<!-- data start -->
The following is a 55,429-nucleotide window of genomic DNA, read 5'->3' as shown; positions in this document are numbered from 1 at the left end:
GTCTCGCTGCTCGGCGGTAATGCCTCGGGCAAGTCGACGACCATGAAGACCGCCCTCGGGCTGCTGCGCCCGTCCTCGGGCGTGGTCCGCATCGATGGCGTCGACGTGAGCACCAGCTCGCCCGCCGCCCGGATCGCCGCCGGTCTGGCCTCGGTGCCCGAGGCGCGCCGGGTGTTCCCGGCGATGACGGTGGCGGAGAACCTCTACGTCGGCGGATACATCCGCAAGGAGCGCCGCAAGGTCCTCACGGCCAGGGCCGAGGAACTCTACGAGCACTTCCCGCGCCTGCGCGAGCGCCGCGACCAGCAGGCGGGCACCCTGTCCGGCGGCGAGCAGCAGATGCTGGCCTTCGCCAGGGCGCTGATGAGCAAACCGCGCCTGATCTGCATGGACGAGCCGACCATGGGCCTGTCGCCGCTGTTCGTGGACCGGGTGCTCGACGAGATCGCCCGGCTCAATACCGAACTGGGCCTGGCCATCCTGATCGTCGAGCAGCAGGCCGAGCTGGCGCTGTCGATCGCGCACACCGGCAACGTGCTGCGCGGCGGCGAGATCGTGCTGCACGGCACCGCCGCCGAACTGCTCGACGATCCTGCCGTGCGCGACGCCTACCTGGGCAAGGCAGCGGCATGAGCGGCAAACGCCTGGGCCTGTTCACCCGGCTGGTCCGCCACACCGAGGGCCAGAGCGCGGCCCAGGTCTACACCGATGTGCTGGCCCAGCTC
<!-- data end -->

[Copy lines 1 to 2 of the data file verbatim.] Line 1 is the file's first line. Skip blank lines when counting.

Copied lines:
The following is a 55,429-nucleotide window of genomic DNA, read 5'->3' as shown; positions in this document are numbered from 1 at the left end:
GTCTCGCTGCTCGGCGGTAATGCCTCGGGCAAGTCGACGACCATGAAGACCGCCCTCGGGCTGCTGCGCCCGTCCTCGGGCGTGGTCCGCATCGATGGCGTCGACGTGAGCACCAGCTCGCCCGCCGCCCGGATCGCCGCCGGTCTGGCCTCGGTGCCCGAGGCGCGCCGGGTGTTCCCGGCGATGACGGTGGCGGAGAACCTCTACGTCGGCGGATACATCCGCAAGGAGCGCCGCAAGGTCCTCACGGCCAGGGCCGAGGAACTCTACGAGCACTTCCCGCGCCTGCGCGAGCGCCGCGACCAGCAGGCGGGCACCCTGTCCGGCGGCGAGCAGCAGATGCTGGCCTTCGCCAGGGCGCTGATGAGCAAACCGCGCCTGATCTGCATGGACGAGCCGACCATGGGCCTGTCGCCGCTGTTCGTGGACCGGGTGCTCGACGAGATCGCCCGGCTCAATACCGAACTGGGCCTGGCCATCCTGATCGTCGAGCAGCAGGCCGAGCTGGCGCTGTCGATCGCGCACACCGGCAACGTGCTGCGCGGCGGCGAGATCGTGCTGCACGGCACCGCCGCCGAACTGCTCGACGATCCTGCCGTGCGCGACGCCTACCTGGGCAAGGCAGCGGCATGAGCGGCAAACGCCTGGGCCTGTTCACCCGGCTGGTCCGCCACACCGAGGGCCAGAGCGCGGCCCAGGTCTACACCGATGTGCTGGCCCAGCTC